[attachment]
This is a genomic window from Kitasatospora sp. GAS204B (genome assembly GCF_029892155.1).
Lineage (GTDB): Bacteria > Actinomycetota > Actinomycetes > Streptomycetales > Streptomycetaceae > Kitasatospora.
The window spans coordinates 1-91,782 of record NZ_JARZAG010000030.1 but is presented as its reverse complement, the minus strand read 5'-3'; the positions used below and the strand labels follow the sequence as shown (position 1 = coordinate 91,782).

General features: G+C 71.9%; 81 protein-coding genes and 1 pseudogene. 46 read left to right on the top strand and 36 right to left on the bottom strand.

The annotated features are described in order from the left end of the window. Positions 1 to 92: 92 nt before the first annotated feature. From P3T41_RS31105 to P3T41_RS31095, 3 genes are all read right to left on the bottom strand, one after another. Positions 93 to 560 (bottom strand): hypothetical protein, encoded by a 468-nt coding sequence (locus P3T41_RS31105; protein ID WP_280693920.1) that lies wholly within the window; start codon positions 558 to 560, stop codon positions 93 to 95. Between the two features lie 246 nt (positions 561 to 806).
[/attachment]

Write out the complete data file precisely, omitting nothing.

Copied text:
This is a genomic window from Kitasatospora sp. GAS204B (genome assembly GCF_029892155.1).
Lineage (GTDB): Bacteria > Actinomycetota > Actinomycetes > Streptomycetales > Streptomycetaceae > Kitasatospora.
The window spans coordinates 1-91,782 of record NZ_JARZAG010000030.1 but is presented as its reverse complement, the minus strand read 5'-3'; the positions used below and the strand labels follow the sequence as shown (position 1 = coordinate 91,782).

General features: G+C 71.9%; 81 protein-coding genes and 1 pseudogene. 46 read left to right on the top strand and 36 right to left on the bottom strand.

The annotated features are described in order from the left end of the window. Positions 1 to 92: 92 nt before the first annotated feature. From P3T41_RS31105 to P3T41_RS31095, 3 genes are all read right to left on the bottom strand, one after another. Positions 93 to 560 (bottom strand): hypothetical protein, encoded by a 468-nt coding sequence (locus P3T41_RS31105; protein ID WP_280693920.1) that lies wholly within the window; start codon positions 558 to 560, stop codon positions 93 to 95. Between the two features lie 246 nt (positions 561 to 806).